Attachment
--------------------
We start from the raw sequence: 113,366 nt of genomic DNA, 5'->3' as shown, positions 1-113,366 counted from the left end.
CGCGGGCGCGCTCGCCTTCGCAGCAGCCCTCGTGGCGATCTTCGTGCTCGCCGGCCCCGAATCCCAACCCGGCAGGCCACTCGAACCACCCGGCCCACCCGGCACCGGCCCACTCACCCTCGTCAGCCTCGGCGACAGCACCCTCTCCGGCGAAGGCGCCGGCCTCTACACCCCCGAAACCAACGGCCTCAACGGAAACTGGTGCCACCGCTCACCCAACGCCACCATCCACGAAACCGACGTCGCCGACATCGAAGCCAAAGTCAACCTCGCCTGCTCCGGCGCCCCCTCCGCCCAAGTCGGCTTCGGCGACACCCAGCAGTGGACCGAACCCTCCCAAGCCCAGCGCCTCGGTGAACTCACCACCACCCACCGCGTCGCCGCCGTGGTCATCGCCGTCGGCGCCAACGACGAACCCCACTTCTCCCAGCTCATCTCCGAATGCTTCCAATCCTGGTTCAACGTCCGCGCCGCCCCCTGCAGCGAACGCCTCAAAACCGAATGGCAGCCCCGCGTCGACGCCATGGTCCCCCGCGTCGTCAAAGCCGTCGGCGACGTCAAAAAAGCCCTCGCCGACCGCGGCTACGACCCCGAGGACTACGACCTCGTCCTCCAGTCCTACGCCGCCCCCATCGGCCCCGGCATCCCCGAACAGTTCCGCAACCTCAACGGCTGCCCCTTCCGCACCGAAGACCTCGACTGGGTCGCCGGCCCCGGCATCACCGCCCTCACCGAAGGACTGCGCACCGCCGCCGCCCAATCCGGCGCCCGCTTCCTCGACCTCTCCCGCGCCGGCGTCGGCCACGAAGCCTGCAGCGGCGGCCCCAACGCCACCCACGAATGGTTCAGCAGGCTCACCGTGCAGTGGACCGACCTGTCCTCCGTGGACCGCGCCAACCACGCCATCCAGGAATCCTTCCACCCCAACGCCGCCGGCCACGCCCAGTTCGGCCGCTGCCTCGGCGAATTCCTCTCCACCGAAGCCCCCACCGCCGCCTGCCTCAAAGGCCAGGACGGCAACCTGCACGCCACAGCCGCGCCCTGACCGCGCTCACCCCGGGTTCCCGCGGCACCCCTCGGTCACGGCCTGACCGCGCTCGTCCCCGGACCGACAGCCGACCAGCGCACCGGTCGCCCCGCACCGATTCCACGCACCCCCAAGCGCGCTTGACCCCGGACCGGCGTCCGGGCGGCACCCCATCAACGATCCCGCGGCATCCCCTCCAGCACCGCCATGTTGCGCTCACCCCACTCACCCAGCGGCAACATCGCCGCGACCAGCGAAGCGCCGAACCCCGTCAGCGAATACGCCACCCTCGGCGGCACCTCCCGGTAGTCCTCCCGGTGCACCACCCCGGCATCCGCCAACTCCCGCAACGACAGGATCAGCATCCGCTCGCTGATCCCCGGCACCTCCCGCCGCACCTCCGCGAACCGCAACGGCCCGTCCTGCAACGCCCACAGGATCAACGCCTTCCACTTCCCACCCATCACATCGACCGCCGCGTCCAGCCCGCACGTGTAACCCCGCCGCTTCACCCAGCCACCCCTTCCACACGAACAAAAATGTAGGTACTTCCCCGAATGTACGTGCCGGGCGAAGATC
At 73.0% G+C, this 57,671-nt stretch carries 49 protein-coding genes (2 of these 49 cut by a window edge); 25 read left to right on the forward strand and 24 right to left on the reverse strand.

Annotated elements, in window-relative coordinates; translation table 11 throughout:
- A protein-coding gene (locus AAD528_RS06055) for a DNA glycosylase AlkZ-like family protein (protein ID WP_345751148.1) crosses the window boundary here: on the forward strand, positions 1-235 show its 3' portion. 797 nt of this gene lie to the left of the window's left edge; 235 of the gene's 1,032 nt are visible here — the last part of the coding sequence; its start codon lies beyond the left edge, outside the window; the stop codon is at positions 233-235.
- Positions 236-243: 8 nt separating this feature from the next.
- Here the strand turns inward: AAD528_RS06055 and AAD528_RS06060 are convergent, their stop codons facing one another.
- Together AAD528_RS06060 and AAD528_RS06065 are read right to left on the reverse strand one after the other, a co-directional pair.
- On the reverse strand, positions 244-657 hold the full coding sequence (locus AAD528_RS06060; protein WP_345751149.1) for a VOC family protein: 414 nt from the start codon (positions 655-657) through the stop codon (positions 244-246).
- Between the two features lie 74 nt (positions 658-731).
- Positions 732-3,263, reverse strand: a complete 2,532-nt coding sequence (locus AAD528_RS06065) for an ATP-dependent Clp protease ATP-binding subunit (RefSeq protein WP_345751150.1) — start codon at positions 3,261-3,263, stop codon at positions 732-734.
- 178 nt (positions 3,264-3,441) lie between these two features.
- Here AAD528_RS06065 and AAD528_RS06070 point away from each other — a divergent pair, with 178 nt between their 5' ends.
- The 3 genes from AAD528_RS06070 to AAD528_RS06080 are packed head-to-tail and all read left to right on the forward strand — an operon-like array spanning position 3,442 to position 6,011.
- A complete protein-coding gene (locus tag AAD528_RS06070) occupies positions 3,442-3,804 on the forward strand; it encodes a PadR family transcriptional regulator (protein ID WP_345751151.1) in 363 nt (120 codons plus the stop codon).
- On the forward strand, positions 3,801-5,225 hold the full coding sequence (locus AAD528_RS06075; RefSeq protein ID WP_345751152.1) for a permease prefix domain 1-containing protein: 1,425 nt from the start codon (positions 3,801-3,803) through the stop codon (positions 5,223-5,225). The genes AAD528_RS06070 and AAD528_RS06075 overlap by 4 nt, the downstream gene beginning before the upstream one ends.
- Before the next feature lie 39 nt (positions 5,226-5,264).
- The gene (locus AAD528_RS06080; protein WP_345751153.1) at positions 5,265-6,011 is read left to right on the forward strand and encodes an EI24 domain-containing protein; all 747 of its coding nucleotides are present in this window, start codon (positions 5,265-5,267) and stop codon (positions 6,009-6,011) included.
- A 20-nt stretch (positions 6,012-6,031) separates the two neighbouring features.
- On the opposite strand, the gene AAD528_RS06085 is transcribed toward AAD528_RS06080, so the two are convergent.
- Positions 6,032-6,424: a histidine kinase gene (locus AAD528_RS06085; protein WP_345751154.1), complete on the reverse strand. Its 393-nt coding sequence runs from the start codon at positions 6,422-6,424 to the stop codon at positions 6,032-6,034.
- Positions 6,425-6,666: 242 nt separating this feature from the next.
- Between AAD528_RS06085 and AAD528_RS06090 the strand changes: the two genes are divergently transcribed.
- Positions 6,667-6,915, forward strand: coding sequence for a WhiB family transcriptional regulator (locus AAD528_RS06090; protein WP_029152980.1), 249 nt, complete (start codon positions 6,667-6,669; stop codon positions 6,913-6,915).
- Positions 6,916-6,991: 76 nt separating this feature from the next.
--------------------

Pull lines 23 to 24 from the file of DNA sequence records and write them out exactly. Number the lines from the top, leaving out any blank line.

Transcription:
- Between AAD528_RS06085 and AAD528_RS06090 the strand changes: the two genes are divergently transcribed.
- Positions 6,667-6,915, forward strand: coding sequence for a WhiB family transcriptional regulator (locus AAD528_RS06090; protein WP_029152980.1), 249 nt, complete (start codon positions 6,667-6,669; stop codon positions 6,913-6,915).